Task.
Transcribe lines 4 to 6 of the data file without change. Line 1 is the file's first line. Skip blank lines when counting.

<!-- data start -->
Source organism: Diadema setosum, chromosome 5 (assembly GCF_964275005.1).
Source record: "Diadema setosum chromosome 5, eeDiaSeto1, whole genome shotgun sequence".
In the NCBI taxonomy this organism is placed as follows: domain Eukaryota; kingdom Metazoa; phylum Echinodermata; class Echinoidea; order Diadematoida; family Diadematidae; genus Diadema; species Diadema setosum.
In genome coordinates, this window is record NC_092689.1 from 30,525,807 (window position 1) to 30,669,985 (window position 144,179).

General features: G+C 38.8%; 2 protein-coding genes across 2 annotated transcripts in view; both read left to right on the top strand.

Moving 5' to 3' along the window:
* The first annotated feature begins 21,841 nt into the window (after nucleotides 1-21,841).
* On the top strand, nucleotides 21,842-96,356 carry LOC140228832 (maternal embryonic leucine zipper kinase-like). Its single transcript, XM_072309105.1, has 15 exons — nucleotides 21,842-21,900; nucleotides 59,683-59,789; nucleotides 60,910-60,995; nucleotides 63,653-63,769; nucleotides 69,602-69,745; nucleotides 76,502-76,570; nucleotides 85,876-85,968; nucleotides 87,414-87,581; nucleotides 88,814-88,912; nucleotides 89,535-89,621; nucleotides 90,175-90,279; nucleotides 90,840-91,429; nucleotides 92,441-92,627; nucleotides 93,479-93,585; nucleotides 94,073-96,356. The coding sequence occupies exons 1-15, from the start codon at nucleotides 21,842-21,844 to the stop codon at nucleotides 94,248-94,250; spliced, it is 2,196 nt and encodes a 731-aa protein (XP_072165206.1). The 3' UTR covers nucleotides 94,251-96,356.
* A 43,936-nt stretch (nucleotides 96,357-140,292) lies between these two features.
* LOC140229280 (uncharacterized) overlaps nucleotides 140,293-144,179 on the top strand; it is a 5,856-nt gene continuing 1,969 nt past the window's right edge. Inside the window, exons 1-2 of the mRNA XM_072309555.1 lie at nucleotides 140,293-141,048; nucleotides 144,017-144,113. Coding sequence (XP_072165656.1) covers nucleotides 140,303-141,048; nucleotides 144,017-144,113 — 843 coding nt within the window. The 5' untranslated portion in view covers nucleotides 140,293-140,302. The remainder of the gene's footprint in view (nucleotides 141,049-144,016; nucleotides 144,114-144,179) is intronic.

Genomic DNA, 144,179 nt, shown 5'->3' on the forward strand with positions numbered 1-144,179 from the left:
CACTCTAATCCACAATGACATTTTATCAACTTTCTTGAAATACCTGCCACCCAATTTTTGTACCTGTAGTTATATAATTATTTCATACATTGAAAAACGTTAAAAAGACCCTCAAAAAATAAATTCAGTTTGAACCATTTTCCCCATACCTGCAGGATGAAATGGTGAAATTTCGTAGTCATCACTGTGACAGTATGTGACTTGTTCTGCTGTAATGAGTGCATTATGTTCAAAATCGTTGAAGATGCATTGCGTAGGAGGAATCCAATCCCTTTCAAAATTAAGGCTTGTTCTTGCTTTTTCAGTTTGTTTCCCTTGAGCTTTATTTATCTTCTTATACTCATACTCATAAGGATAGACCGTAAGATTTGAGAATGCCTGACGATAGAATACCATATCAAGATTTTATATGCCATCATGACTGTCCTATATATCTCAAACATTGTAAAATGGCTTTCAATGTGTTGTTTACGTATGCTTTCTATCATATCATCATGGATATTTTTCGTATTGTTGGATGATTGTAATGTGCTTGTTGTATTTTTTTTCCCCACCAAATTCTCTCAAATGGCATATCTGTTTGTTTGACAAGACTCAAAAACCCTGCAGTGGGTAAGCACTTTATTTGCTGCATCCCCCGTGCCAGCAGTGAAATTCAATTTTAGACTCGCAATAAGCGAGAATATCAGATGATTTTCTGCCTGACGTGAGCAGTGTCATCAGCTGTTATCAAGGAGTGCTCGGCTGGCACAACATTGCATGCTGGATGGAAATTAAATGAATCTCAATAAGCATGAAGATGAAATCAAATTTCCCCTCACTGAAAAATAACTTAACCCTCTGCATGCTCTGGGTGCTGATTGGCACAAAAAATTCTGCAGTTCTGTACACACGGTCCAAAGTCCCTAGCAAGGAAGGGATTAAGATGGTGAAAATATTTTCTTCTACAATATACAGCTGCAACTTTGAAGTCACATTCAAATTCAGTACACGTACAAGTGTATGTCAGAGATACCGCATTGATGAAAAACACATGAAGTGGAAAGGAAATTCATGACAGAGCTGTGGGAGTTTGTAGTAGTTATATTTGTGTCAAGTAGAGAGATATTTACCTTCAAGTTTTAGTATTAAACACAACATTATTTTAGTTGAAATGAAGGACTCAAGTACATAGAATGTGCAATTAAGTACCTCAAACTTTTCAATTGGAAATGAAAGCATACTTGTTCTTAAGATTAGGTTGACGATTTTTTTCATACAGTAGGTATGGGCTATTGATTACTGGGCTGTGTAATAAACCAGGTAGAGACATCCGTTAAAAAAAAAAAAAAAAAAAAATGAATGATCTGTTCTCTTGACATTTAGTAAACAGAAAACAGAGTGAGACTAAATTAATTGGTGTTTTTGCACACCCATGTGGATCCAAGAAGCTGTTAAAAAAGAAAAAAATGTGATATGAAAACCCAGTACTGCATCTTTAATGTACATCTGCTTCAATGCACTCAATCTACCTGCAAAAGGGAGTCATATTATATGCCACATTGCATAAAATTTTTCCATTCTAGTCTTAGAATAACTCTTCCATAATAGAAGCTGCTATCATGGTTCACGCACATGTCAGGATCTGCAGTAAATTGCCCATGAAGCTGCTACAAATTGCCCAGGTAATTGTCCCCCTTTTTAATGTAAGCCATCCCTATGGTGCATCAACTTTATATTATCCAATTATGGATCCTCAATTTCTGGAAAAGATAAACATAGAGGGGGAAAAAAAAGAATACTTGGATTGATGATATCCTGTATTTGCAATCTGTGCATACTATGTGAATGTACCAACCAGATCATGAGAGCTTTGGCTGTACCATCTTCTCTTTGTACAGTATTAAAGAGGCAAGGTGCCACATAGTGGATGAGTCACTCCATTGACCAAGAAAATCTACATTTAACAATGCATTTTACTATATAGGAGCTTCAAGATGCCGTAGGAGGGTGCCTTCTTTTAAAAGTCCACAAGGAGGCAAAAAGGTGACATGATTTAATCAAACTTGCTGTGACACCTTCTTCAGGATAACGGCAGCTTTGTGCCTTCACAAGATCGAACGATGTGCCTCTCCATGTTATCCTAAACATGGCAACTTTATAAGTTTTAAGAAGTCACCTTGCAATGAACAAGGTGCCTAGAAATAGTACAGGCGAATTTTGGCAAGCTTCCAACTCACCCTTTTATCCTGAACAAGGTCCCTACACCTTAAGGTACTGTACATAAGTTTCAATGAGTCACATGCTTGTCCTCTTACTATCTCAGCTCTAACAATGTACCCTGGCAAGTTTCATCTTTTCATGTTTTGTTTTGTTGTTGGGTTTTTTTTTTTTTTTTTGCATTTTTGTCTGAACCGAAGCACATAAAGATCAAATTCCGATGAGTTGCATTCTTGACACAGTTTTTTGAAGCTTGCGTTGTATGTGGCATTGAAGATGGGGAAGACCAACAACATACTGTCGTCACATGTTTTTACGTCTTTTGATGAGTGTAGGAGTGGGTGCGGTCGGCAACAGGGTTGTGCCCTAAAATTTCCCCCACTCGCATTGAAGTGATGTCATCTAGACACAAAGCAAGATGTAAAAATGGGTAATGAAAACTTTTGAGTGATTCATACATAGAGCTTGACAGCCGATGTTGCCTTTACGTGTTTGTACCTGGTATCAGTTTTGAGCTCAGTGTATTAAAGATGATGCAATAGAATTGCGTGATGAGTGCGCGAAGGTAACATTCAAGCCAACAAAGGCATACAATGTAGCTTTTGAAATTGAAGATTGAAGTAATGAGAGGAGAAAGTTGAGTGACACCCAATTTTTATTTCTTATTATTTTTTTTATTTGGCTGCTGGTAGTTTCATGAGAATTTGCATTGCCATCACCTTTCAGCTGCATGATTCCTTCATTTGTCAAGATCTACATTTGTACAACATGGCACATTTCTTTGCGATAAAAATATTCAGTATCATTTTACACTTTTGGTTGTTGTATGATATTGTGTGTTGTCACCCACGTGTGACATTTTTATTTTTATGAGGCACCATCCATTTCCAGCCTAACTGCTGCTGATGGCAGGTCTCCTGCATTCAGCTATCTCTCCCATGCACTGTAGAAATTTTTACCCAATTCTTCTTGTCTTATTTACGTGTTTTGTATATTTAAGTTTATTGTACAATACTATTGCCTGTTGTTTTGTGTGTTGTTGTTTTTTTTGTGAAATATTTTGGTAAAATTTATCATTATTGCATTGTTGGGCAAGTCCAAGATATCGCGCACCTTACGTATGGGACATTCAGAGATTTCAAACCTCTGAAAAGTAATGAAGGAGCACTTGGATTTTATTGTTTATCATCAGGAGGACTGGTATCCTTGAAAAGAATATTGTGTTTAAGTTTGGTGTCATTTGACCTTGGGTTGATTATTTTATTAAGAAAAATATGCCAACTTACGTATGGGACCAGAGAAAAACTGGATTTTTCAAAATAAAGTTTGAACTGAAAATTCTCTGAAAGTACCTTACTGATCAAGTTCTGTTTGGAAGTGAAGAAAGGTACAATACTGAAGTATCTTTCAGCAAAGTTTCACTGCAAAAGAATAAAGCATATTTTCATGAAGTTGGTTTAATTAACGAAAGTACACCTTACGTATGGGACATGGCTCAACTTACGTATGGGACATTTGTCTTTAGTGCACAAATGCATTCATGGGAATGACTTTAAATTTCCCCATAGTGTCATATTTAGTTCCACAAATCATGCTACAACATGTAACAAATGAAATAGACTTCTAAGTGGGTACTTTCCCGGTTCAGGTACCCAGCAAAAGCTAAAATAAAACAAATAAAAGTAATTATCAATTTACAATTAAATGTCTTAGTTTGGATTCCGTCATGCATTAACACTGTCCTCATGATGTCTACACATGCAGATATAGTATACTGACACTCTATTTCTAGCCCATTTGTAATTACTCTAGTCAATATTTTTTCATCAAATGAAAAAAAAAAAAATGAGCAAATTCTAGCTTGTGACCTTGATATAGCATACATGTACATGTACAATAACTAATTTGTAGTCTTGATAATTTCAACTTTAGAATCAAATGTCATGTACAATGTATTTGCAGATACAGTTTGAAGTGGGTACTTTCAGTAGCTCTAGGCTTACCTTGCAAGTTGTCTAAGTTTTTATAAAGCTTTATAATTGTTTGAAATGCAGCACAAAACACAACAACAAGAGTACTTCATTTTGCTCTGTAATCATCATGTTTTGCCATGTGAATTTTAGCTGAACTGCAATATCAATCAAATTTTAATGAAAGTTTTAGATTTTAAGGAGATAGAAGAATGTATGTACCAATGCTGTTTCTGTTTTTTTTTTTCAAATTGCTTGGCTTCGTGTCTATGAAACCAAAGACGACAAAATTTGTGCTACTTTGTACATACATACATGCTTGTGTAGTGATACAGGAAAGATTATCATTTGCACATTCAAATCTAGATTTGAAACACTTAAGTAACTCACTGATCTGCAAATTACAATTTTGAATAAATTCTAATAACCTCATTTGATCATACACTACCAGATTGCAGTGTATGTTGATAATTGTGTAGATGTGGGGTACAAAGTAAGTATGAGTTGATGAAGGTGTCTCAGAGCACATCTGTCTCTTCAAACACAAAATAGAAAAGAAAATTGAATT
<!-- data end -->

In genome coordinates, this window is record NC_092689.1 from 30,525,807 (window position 1) to 30,669,985 (window position 144,179).

General features: G+C 38.8%; 2 protein-coding genes across 2 annotated transcripts in view; both read left to right on the top strand.

Moving 5' to 3' along the window: